Responses of Vascular Endothelial Cells to Photoembossed Topographies on Poly(Methyl Methacrylate) Films.
J Funct Biomater
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Failures of vascular grafts are normally caused by the lack of a durable and adherent endothelium covering the graft which leads to thrombus and neointima formation. A promising approach to overcome these issues is to create a functional, quiescent monolayer of endothelial cells on the surface of implants. The present study reports for the first time on the use of photoembossing as a technique to create polymer films with different topographical features for improved cell interaction in biomedical applications. For this, a photopolymer is created by mixing poly(methyl methacrylate) (PMMA) and trimethylolpropane ethoxylate triacrylate (TPETA) at a 1:1 ratio. This photopolymer demonstrated an improvement in biocompatibility over PMMA which is already known to be biocompatible and has been extensively used in the biomedical field. Additionally, photoembossed films showed significantly improved cell attachment and proliferation compared to their non-embossed counterparts. Surface texturing consisted of grooves of different pitches (6, 10, and 20 µm) and heights (1 µm and 2.5 µm). The 20 µm pitch photoembossed films significantly accelerated cell migration in a wound-healing assay, while films with a 6 µm pitch inhibited cells from detaching. Additionally, the relief structure obtained by photoembossing also changed the surface wettability of the substrates. Photoembossed PMMA-TPETA systems benefited from this change as it improved their water contact angle to around 70°, making it well suited for cell adhesion.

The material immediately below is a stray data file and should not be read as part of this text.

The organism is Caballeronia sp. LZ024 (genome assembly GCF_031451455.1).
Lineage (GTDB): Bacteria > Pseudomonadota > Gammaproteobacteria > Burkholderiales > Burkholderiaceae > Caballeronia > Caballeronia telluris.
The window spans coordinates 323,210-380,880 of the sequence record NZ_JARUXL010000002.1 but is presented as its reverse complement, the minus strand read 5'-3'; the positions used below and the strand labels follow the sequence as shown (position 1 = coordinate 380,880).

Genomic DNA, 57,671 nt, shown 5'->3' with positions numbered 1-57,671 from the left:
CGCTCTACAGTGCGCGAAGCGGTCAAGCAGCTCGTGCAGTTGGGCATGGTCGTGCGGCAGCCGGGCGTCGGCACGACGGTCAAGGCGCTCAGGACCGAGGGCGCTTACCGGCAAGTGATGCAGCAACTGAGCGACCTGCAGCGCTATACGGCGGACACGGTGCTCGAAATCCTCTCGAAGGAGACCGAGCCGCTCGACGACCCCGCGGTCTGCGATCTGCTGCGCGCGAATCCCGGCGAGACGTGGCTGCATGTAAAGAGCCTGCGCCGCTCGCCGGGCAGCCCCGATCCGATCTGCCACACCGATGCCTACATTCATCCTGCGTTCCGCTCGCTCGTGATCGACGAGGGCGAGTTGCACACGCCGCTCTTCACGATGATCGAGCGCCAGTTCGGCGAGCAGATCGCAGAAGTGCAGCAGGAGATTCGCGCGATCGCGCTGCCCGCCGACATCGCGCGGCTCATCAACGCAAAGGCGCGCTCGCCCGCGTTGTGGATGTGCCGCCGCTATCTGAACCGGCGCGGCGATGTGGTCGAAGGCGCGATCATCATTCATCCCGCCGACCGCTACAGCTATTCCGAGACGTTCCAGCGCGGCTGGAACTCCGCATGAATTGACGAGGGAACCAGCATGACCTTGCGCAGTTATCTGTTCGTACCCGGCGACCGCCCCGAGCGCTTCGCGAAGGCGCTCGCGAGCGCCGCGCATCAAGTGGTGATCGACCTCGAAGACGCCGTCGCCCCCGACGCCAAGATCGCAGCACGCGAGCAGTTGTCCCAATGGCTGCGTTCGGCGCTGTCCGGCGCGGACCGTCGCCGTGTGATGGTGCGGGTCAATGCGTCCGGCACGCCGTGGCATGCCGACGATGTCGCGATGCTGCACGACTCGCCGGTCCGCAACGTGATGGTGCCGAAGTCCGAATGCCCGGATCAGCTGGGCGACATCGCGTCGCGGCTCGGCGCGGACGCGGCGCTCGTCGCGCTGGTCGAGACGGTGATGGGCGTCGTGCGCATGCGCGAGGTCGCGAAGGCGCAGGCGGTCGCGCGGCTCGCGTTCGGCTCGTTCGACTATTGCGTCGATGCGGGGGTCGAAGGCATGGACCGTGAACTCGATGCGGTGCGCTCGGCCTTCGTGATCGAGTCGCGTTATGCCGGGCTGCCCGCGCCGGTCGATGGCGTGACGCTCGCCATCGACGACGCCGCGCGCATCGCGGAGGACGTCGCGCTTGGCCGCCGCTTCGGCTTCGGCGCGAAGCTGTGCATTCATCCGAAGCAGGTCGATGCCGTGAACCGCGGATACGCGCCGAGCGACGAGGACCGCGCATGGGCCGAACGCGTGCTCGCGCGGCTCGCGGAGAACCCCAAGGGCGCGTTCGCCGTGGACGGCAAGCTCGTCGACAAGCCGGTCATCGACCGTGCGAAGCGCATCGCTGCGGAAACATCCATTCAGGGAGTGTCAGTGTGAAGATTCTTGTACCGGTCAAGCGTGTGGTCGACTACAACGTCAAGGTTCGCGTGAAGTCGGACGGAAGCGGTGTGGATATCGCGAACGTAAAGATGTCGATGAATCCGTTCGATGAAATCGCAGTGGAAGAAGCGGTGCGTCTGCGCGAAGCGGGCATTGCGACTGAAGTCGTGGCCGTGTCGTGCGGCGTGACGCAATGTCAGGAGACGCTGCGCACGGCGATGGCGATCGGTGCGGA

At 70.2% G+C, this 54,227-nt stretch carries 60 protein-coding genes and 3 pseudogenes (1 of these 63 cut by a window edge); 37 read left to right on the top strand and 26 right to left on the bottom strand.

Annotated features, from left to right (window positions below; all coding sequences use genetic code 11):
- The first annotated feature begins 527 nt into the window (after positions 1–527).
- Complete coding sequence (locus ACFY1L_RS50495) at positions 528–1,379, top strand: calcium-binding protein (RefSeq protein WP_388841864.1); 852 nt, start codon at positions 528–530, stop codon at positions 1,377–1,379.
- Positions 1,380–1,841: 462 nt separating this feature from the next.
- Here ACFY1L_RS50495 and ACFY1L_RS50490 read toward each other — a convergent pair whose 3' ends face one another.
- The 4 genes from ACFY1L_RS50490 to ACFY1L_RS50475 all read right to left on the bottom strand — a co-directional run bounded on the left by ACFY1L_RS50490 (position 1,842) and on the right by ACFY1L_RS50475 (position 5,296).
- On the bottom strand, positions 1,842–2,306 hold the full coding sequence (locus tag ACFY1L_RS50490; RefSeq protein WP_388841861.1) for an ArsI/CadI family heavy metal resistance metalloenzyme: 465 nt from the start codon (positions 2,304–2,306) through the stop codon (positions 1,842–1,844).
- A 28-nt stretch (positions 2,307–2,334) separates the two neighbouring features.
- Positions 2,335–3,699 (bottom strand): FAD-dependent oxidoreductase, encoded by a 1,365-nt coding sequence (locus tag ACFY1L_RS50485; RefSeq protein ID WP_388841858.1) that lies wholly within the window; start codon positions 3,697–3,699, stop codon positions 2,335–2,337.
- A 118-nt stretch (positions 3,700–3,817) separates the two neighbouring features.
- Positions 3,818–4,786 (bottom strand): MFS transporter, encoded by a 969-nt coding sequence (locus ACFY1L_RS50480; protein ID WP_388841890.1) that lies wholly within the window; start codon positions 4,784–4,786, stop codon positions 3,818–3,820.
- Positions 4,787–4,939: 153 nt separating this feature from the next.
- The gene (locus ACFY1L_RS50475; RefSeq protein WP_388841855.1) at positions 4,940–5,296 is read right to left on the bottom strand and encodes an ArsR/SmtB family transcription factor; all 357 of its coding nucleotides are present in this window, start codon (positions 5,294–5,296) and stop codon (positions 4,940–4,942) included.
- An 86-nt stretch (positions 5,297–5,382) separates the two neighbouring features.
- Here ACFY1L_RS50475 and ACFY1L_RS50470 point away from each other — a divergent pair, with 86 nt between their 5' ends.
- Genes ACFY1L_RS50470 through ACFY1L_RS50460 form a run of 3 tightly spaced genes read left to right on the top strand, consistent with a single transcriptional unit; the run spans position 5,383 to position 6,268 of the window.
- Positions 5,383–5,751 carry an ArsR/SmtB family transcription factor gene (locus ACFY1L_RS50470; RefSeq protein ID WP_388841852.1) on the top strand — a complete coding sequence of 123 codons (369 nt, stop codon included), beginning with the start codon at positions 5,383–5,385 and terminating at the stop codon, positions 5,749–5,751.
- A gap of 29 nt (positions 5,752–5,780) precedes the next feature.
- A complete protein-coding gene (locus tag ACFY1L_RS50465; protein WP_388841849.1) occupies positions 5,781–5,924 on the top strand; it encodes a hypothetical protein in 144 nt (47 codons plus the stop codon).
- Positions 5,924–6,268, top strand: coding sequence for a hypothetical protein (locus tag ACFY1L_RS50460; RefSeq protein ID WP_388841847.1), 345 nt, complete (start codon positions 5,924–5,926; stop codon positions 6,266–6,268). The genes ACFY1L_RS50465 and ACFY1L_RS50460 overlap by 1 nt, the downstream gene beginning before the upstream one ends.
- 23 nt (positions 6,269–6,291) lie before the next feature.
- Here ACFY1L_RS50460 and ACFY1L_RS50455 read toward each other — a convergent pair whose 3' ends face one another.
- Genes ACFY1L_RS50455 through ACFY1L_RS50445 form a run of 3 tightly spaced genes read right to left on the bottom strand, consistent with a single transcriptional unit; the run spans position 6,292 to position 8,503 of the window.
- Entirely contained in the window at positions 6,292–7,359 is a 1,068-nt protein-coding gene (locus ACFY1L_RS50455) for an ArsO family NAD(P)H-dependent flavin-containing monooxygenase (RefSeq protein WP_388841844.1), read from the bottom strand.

AuthorsQiu, L; Hughes-Brittain, NF; Bastiaansen, CWM; Peijs, T; Wang, W
- College Publications